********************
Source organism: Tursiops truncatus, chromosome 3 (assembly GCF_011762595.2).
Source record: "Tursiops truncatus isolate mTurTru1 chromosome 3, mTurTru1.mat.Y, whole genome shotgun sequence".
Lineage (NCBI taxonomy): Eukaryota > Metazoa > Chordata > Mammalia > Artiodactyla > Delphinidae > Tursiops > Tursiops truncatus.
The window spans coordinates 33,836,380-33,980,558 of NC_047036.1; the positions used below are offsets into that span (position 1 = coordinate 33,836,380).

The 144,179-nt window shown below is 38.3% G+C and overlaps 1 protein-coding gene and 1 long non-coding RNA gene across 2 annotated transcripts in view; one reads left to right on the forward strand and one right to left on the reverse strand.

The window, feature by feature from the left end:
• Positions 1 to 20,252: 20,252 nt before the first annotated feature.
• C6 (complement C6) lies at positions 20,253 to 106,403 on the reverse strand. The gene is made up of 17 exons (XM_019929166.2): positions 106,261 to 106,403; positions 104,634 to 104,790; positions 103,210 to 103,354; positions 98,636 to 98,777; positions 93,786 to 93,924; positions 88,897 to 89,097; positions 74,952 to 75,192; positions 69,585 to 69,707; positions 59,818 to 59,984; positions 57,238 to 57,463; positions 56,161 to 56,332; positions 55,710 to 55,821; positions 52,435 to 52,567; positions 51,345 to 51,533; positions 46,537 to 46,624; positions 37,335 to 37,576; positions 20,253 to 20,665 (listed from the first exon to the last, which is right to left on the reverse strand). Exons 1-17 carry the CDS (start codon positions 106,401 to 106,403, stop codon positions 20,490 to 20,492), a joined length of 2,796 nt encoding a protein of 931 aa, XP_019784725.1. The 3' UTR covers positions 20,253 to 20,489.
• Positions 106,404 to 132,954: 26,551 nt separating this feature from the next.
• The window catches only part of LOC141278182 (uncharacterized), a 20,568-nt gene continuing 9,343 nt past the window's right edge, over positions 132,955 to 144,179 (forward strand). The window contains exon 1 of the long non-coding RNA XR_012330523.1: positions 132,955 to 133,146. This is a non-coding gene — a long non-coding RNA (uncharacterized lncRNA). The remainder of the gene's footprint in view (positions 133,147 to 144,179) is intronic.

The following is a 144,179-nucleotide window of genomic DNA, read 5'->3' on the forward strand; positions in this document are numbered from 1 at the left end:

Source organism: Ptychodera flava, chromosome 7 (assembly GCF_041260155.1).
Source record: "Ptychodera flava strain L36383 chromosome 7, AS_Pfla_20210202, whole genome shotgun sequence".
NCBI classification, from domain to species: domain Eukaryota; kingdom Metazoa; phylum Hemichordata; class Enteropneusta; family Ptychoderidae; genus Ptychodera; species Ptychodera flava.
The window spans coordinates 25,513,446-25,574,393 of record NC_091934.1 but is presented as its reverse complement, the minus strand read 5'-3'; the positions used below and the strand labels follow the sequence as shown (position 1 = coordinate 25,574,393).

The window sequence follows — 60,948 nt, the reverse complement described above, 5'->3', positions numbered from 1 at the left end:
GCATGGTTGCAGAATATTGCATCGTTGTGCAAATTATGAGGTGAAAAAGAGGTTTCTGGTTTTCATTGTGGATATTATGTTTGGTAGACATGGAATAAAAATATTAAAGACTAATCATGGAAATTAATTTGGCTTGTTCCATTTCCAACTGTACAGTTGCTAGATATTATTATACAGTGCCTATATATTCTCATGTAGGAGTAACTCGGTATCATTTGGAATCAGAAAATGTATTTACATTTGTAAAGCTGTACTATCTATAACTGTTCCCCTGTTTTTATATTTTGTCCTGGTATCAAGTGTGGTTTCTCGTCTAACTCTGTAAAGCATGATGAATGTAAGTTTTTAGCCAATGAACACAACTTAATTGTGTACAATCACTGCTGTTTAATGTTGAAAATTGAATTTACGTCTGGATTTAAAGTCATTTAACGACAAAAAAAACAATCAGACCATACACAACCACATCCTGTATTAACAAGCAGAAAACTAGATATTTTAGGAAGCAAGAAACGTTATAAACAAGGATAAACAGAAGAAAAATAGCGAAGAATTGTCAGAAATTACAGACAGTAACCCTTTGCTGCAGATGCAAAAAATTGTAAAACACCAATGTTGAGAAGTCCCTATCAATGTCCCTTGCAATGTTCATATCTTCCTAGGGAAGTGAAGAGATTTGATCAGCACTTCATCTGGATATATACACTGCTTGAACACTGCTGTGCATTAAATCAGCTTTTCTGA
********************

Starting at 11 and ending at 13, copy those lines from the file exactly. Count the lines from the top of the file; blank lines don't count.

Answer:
The following is a 144,179-nucleotide window of genomic DNA, read 5'->3' on the forward strand; positions in this document are numbered from 1 at the left end:

Source organism: Ptychodera flava, chromosome 7 (assembly GCF_041260155.1).
Source record: "Ptychodera flava strain L36383 chromosome 7, AS_Pfla_20210202, whole genome shotgun sequence".